Sunday, June 18, 2017

Upper Room Liturgy - June 18, 2017

Dennis McDonald, ARCWP, and Mary Theresa Streck, ARCWP led the Upper Room Community with the Theme, You are the Body of Christ. Dennis's homily starter follows the first reading by Henri Nouwen. 

Opening Prayer: Divine sustenance of life, we gather today around this table to remember a meal long ago, at which bread and wine were used by Jesus to proclaim the call to be life-givers to the world and those around us.  As we bless bread and wine today, let us celebrate the gift of ourselves that we present and offer at this liturgy. Let us bless and encourage one another, in our response to the needs of the afflicted, the forgotten, and the oppressed.  May we continue to be transformed by the power of the Spirit so that we might be the Living Body of Christ. Amen.    

A reading from Can You Drink the Cup? By Henri Nouwen

No one in our family would ever drink from his or her glass before everyone had been served and my father had lifted up his glass, looked at each of us, spoke a word of welcome, and emphasized the uniqueness of the occasion.
Lifting up the cup is an invitation to affirm and celebrate life together. As we lift up the cup of life and look each other in the eye, we say: Let’s not be anxious or afraid. Let’s hold our cup together and greet each other. Let us not hesitate to acknowledge the reality of our lives and encourage each other to be grateful for the gifts we have received.

We lift the cup of life to affirm our life together and celebrate it as a gift from God. When each of us can hold firm to our cup, with its many sorrows and joys, claiming it as our unique life, then too, can we lift it up for others to see and encourage them to lift up their lives as well. Thus, as we lift up our cup in a fearless gesture, proclaiming that we will support each other in our common journey, we create community.

Homily Starter by Dennis McDonald, ARCWP:

I loved reading about Nouwen’s family gatherings and the welcome offered by his Father each time. He was saying to those present, more than you’re welcome here, but we are blessed to have you here for this special occasion. It was especially significant that he looked each person in the eye, pulling them in to the life of the family.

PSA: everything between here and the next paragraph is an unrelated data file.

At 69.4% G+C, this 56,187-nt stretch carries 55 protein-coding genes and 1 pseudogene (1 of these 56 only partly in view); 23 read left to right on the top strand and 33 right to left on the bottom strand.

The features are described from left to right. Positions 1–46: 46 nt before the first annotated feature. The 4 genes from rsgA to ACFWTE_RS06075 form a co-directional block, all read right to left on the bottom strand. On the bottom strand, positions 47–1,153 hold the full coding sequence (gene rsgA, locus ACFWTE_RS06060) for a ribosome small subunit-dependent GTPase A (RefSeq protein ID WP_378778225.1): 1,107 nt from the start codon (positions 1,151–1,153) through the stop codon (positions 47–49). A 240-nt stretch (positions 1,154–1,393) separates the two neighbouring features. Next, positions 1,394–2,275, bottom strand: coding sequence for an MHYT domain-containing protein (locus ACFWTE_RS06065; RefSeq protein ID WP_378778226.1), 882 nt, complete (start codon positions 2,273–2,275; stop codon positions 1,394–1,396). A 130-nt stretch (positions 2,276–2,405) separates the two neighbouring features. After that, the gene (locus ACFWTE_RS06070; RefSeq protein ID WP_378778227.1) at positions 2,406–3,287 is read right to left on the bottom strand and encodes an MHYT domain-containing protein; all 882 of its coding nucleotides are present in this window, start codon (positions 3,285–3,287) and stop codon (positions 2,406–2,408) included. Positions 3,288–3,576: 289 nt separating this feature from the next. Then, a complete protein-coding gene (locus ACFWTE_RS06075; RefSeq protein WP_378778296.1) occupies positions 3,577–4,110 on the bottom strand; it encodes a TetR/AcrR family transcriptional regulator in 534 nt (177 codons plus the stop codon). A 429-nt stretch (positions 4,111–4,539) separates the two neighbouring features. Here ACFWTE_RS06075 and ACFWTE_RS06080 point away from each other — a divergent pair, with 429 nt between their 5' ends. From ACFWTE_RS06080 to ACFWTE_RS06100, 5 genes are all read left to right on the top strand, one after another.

Jesus during the meal shared with companions, looked, I am sure, at each disciple and pulled them in with that glance and  the words spoken, “this is my body, this is my blood, do this in memory of me”.       

The call of Jesus was that the disciples then, and we now, become like him, body and blood, our very being to respond to those in need, those looking for a better way, a way out of darkness, out of imprisonment, out of the pain of life.  The Body of Christ is transformational, bringing about a new world of love, acceptance and wholeness.  It is following in the footsteps of Jesus, who transformed the lives of those who sought him out. He engaged fully as a human, body and blood, in assisting each person to see that they too were worthy of being fully human and filled with the divine presence.
Augustine in a homily stated: If, then, you want to know what the body of Christ is, you must listen to what the Apostle tells the faithful: “Now you are the body of Christ, and individually you are members of it.”

If that is so, it is the sacrament of yourselves that is placed on the Lord’s altar, and it is the sacrament of yourselves that you receive.
You reply “Amen” to what you are, and thereby agree that such you are. You hear the words “The body of Christ” and you reply “Amen.” Be, then, a member of Christ’s body, so that your “Amen” may accord with the truth.

Our sharing of this common meal, bread and wine, or in our case, grape juice, signifies coming together as community, as the Body of Christ, ready to respond to his request, “Do this in memory of me”.  It is recognizing the sacrament that we are as we bring our body and blood to the table.  Will we heed the call, go beyond the sharing of bread and wine, and once nourished by this community, go out and share the Good News? The news that the Divine is within each person and in the midst of daily life, working through us, the Body of Christ to bring hope for the hopeless, release to prisoners and freedom to the oppressed. 

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